DECLARE message varchar2(20) := 'Hello, World!';
BEGIN 
  dbms_output.put_line(message);
END;
/ 
DECLARE procedure for_loop_example(a float) is 
BEGIN 
  FOR i IN 1..10 LOOP 
    a := a + i;
  END LOOP;
  RETURN a;
END;

/ 

Target: 
var message = 'Hello, World!';

/ / -- ERROR: PlSqlStmtVisitor: line 4, character 3: Snowflake does not support PLSQL `DBMS_OUTPUT` stmt
dbms_output.put_line(message);

create or replace procedure for_loop_example ("a" FLOAT)
returns string 
language javascript 
as 
$$ 
for (var i = 1; i <= 10; i++) { 
  var a = a + i;
} 
return a;
$$;


				
			

Impala to Snowflake

  • Fix to implement ANTI join with conditions in parentheses.

Example

				
					
Source:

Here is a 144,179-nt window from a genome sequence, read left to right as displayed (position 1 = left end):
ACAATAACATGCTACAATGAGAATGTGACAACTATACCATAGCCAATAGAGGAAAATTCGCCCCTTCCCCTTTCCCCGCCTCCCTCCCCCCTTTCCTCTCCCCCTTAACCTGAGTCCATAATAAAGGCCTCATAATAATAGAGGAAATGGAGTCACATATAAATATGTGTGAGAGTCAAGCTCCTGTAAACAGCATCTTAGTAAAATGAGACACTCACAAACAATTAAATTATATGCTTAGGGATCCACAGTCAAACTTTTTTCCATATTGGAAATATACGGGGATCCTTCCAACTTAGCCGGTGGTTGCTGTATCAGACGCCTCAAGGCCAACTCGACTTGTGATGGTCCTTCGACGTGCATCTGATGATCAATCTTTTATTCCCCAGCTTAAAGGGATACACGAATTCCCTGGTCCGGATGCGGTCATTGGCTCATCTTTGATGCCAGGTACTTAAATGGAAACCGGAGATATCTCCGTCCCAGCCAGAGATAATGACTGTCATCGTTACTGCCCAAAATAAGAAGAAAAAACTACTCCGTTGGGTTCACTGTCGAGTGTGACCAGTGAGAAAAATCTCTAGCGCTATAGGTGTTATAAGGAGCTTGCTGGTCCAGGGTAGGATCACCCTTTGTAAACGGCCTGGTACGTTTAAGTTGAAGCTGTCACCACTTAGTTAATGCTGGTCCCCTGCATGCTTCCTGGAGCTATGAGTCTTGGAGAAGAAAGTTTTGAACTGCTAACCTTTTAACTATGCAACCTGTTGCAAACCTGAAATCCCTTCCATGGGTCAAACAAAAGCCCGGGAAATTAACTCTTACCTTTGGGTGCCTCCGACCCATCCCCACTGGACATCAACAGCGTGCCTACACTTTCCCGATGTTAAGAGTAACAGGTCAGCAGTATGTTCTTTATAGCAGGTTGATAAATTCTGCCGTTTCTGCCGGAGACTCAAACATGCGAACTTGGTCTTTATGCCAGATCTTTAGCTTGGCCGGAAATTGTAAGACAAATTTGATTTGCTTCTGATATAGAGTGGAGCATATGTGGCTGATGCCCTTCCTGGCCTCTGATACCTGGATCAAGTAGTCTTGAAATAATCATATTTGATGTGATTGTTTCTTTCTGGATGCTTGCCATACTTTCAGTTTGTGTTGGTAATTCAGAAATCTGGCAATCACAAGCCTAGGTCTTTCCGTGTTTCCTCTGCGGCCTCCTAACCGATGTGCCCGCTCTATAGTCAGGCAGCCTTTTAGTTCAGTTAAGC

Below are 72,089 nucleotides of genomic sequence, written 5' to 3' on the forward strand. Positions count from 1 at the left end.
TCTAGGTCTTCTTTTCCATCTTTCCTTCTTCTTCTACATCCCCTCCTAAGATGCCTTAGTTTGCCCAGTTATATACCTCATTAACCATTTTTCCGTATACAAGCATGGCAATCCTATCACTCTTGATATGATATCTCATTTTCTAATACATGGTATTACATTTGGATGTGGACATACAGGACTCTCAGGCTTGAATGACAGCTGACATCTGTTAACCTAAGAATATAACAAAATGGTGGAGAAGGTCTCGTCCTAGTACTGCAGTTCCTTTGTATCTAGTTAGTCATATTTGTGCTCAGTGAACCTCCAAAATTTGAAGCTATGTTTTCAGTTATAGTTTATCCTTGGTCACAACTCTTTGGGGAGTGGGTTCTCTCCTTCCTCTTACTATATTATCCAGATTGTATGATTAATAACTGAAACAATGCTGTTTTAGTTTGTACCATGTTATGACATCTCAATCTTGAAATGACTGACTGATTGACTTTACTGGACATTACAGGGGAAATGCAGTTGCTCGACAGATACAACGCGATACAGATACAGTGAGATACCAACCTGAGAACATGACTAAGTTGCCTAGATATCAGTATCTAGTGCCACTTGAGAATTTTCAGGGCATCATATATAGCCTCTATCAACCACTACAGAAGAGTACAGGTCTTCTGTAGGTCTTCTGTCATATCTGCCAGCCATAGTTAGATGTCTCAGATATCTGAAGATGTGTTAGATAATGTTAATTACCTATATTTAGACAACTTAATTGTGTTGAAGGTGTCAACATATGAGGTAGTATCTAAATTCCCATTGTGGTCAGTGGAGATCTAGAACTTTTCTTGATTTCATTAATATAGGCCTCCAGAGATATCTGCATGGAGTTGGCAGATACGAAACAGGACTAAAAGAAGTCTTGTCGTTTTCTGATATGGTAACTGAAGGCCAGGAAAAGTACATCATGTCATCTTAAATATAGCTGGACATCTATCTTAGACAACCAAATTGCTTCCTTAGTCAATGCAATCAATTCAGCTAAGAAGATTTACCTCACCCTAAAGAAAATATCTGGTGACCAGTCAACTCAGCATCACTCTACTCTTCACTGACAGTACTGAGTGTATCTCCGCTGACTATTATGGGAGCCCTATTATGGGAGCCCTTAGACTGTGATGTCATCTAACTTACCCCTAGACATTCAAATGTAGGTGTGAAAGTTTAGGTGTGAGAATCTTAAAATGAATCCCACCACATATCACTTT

select
    *
from
    employee e left anti
    join department d on (
        (e.deptId = d.Id)
        and (e.status = 'Active')
    )
    and (e.salary = 1000)
    and (
        substr(split_part(d.office, '_', 4), 1, 3) = e.office
    );

select
    *
from
    employee e left anti
    join department d on (e.deptId = d.Id)
    and (
        e.name = d.name
        OR e.salary = d.salary
    );

Target:
SELECT
    *
FROM
    employee e
    LEFT OUTER JOIN department d ON (
        (e.deptId = d.Id)
        and (e.status = 'Active')
    )
    and (e.salary = 1000)
    and (
        SUBSTR(SPLIT_PART(d.office, '_', 4), 1, 3) = e.office
    )
WHERE
    e.deptId NOT IN (
        SELECT
            Id
        FROM
            department
    )
    AND e.status NOT IN ('Active')
    AND e.salary NOT IN (1000)
    AND e.office NOT IN (
        SELECT
            SUBSTR(SPLIT_PART(d.office, '_', 4), 1, 3)
        FROM
            department
    );

SELECT
    *
FROM
    employee e
    LEFT OUTER JOIN department d ON (e.deptId = d.Id)
    and (
        e.name = d.name